Court strikes down election lawsuits
By Christina Tashkevich
Thursday, January 17
Tbilisi City Court has rejected four lawsuits seeking to annul the final results of the January 5 presidential election.
The nine-party opposition coalition, the Labor Party, the campaign of tycoon Badri Patarkatsishvili and a teachers’ trade union each filed the suits separately on January 15. The court took less than a day to toss them out, with the Constitutional Court issuing an explanatory statement yesterday to say that “neither the procedural nor factual violations presented in the lawsuits were confirmed.”
On January 13, the Central Election Commission officially confirmed the reelection of Mikheil Saakashvili in an election the opposition claims was rigged. International observers said the election was essentially fair, but with many violations.
Labor leaders blamed the court’s decision on the partiality of the Georgian judiciary.
“We’ll continue fighting against the anti-national [Saakashvili] regime,” Labor leader Kakha Dzagania told the Russian news agency Interfax.
The opposition coalition has also vowed to continue contesting the election results, with several of their leaders speaking of a civil disobedience campaign if the courts rule against them.
Constitutional Court judge Nino Kadagidze said yesterday that the courts have been criticized for ruling on election complaints in a “very tight timeframe.” However, she dismissed the criticism as “ungrounded” given the deluge of lawsuits before the courts and the necessity for timely rulings.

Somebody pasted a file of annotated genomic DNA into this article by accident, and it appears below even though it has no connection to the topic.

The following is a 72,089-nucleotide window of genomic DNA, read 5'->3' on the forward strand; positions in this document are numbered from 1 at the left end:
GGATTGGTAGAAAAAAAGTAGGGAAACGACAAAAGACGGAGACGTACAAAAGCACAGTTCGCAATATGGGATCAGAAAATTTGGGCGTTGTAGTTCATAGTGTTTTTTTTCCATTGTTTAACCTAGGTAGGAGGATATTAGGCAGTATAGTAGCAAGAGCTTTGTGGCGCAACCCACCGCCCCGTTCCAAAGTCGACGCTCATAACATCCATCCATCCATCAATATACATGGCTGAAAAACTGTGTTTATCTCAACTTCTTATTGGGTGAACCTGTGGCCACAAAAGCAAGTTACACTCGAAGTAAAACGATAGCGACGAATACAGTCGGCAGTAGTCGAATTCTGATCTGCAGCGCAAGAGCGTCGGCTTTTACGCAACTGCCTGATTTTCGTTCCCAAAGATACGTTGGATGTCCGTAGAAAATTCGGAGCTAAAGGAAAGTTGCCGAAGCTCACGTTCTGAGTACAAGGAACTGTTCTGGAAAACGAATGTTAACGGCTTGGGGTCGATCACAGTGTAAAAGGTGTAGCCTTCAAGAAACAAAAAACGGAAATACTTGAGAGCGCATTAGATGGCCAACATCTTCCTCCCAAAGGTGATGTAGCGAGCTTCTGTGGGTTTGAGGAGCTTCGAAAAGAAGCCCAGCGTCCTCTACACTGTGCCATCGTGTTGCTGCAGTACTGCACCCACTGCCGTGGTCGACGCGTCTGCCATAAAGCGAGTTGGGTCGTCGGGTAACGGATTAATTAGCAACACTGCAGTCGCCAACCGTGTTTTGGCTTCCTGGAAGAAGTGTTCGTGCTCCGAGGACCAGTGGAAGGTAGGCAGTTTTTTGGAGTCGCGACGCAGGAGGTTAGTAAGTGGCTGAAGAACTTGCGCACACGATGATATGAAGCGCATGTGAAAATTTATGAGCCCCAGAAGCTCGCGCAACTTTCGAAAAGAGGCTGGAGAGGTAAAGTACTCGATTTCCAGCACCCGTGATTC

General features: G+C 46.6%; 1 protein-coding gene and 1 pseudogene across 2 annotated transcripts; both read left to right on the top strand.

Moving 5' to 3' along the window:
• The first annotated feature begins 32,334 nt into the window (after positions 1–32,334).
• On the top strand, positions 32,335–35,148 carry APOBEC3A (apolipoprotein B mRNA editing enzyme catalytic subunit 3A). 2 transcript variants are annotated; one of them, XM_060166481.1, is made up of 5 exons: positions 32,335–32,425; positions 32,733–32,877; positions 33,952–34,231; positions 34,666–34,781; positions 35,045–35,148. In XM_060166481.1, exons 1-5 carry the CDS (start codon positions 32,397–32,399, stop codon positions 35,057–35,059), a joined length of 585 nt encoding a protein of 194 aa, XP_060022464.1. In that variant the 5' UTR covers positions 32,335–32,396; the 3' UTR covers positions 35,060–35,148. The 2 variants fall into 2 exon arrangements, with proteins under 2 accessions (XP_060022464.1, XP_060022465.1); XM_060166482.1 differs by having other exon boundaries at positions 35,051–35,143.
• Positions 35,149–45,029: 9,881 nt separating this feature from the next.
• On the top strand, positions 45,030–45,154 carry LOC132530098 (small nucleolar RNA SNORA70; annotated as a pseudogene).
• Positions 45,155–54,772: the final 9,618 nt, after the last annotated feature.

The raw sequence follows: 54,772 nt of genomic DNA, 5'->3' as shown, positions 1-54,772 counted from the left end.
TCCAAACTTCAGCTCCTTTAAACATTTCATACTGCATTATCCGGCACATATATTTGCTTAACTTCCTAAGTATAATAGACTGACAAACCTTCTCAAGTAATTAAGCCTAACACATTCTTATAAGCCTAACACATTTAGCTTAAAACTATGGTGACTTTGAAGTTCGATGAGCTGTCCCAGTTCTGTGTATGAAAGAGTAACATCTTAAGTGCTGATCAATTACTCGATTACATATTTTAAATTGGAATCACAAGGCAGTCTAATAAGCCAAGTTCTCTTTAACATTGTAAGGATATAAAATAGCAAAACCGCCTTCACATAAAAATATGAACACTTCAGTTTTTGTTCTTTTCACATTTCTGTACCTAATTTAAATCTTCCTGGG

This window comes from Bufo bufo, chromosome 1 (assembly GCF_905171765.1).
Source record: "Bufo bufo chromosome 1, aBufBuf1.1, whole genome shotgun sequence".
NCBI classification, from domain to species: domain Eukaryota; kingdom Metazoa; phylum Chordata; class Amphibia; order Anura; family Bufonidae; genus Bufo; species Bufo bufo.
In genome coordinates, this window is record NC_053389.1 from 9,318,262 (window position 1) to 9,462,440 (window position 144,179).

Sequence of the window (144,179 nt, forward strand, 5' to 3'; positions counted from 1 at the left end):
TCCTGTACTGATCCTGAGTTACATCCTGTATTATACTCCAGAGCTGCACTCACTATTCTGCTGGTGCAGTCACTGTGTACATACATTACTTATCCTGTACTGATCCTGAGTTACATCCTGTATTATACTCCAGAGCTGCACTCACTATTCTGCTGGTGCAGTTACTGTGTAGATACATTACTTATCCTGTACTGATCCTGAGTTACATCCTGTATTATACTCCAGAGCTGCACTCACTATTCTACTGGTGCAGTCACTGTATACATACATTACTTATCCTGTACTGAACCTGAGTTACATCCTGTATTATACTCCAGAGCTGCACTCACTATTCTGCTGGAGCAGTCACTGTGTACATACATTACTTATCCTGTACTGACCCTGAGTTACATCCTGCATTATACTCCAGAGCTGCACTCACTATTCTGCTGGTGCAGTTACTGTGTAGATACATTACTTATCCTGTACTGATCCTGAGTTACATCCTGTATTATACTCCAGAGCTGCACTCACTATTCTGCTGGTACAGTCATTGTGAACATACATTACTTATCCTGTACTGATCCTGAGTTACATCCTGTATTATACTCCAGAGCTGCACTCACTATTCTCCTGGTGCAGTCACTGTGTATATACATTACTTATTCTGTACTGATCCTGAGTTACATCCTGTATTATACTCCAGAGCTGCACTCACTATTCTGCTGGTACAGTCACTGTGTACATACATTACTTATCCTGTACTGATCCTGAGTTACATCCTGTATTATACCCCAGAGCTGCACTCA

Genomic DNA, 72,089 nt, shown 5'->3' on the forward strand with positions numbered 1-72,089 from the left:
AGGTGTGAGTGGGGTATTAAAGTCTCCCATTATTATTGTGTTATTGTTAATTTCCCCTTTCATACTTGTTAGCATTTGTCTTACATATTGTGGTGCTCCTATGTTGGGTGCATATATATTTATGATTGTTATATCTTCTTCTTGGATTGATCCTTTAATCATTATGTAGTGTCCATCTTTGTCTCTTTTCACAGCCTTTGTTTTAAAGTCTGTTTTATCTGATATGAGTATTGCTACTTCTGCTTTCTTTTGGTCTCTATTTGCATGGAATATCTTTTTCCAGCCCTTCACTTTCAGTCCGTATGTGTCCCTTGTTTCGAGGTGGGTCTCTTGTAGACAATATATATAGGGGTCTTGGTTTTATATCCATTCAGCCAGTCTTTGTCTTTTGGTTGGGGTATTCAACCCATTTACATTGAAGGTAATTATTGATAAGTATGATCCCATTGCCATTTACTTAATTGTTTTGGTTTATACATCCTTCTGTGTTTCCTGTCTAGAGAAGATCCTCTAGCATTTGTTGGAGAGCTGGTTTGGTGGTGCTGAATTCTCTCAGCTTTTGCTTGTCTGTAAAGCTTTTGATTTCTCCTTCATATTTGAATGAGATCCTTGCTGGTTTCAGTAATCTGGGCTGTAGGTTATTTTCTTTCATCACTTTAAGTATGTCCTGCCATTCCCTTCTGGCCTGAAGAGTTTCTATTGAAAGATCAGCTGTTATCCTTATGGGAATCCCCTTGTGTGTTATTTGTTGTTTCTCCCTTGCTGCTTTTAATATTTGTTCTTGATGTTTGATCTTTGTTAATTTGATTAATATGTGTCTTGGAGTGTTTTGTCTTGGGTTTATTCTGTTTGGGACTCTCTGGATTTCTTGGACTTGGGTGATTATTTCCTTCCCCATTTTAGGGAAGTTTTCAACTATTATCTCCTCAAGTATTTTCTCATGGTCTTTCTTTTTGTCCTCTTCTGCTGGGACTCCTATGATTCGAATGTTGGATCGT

“Complaints seeking to annul election results from 34 election districts and 435 precincts have been filed,” Kadagidze said at a press briefing.
According to a Constitutional Court statement released yesterday, there have been 62 election lawsuits brought to first instance courts.
Only 38 of those lawsuits have been reviewed. Kadagidze said many of the lawsuits violated procedural rules, and therefore could not be heard by a court.
The Constitutional Court’s statement said that other cases revolved around precinct-level irregularities which were confirmed, but had no effect on actual election results.
The Constitutional Court also reported that many plaintiffs had withdrawn their lawsuits. Out of 21 complaints filed in Zugdidi, the statement specified, all but two were withdrawn.
Courts have so far annulled results from eight precincts, and the Central Election Commission has annulled results from at least five.